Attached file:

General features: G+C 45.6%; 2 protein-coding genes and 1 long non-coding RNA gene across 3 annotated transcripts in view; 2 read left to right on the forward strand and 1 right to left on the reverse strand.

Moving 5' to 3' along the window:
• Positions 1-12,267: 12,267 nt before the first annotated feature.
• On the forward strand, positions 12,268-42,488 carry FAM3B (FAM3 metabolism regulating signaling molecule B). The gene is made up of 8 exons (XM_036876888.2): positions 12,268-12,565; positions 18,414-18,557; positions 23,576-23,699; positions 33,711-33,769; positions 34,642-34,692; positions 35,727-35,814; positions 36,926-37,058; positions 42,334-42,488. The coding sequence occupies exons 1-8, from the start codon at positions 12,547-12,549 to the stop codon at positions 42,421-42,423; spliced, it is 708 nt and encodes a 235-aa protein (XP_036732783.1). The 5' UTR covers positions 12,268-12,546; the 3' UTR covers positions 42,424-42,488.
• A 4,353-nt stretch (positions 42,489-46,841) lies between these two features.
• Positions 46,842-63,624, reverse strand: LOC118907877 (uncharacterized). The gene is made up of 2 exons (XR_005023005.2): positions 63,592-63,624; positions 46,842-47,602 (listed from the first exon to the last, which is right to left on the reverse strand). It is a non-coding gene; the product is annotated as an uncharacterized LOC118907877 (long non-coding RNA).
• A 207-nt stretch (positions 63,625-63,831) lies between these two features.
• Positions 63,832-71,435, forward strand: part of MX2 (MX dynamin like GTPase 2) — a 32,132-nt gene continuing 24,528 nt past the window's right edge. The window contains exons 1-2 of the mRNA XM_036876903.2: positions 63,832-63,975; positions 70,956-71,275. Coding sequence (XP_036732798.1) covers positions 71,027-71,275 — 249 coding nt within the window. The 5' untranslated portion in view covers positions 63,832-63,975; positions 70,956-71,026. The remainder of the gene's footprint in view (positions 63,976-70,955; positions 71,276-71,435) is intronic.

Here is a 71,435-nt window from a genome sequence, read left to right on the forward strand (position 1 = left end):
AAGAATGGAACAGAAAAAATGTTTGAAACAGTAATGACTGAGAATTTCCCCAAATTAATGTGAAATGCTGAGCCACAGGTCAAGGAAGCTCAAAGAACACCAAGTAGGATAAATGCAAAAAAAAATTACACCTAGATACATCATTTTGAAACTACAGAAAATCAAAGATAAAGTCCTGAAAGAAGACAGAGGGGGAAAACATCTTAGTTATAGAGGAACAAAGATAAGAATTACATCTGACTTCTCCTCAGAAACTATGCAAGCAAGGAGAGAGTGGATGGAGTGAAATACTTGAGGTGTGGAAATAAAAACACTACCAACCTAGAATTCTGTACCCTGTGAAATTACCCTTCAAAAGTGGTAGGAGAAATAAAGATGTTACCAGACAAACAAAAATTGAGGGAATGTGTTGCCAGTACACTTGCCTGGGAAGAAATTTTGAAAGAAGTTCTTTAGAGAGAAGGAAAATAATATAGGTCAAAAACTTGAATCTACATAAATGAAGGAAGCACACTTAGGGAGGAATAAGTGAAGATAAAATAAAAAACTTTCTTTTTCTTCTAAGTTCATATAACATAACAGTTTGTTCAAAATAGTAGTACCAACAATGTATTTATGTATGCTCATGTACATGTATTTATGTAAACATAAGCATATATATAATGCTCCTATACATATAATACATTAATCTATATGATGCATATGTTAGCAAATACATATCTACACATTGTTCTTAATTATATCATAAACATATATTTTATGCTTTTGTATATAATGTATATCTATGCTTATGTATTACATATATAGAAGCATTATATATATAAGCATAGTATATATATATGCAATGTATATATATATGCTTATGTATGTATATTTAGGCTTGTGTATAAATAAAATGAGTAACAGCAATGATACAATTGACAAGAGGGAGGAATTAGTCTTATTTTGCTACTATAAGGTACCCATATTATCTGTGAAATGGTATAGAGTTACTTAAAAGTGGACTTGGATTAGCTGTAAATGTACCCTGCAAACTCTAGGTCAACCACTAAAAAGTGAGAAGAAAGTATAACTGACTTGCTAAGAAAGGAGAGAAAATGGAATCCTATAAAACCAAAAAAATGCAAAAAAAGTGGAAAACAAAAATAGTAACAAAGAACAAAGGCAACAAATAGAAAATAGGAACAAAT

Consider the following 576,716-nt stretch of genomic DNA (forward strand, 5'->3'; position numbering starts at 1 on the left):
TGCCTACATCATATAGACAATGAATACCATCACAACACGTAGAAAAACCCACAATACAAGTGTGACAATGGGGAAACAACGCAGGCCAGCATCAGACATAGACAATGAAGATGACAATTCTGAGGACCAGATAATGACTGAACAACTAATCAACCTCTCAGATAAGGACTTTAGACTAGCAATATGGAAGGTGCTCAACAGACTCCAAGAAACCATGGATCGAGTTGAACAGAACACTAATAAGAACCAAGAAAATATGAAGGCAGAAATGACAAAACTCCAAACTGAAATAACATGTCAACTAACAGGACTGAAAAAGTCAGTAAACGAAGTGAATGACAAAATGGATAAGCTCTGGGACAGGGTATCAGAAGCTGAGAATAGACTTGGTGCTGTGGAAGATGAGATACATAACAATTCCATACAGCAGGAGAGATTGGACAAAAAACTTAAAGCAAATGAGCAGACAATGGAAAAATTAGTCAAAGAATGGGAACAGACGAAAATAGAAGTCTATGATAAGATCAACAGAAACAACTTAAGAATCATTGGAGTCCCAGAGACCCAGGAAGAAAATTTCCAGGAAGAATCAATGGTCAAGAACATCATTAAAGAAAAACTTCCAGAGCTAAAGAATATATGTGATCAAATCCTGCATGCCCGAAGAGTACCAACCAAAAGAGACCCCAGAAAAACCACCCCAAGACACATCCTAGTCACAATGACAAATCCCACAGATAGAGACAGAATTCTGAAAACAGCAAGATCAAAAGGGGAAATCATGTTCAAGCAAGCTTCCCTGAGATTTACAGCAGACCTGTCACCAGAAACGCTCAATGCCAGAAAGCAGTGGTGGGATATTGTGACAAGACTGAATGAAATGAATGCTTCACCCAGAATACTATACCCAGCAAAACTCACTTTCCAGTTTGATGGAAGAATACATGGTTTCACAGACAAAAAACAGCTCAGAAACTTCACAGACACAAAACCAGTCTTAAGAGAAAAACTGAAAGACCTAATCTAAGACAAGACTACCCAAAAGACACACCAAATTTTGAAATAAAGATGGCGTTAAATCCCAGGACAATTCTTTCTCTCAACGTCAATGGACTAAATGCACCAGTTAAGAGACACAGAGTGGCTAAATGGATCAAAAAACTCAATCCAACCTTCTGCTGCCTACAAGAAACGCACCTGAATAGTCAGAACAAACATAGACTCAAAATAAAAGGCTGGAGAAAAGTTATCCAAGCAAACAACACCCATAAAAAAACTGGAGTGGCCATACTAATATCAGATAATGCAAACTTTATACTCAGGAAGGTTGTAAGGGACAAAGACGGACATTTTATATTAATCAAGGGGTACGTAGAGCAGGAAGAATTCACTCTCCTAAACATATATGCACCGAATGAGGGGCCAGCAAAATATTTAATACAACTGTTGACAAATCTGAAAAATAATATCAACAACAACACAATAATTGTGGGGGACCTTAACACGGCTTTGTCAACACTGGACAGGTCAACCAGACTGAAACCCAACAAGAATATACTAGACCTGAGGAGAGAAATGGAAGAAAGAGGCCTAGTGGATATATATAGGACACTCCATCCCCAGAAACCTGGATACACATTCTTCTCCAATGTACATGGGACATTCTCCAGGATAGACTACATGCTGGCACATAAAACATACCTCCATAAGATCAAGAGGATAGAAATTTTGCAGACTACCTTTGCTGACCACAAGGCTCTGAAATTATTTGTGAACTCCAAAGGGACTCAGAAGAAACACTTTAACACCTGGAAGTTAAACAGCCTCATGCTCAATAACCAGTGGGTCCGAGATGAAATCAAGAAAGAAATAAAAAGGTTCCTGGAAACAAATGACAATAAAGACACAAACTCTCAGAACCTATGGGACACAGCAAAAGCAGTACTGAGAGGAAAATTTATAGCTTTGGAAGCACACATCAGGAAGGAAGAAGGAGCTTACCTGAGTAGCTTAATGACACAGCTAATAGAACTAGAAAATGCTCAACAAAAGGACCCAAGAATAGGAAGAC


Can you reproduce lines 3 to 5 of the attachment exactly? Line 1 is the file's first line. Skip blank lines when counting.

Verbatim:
• Positions 1-12,267: 12,267 nt before the first annotated feature.
• On the forward strand, positions 12,268-42,488 carry FAM3B (FAM3 metabolism regulating signaling molecule B). The gene is made up of 8 exons (XM_036876888.2): positions 12,268-12,565; positions 18,414-18,557; positions 23,576-23,699; positions 33,711-33,769; positions 34,642-34,692; positions 35,727-35,814; positions 36,926-37,058; positions 42,334-42,488. The coding sequence occupies exons 1-8, from the start codon at positions 12,547-12,549 to the stop codon at positions 42,421-42,423; spliced, it is 708 nt and encodes a 235-aa protein (XP_036732783.1). The 5' UTR covers positions 12,268-12,546; the 3' UTR covers positions 42,424-42,488.
• A 4,353-nt stretch (positions 42,489-46,841) lies between these two features.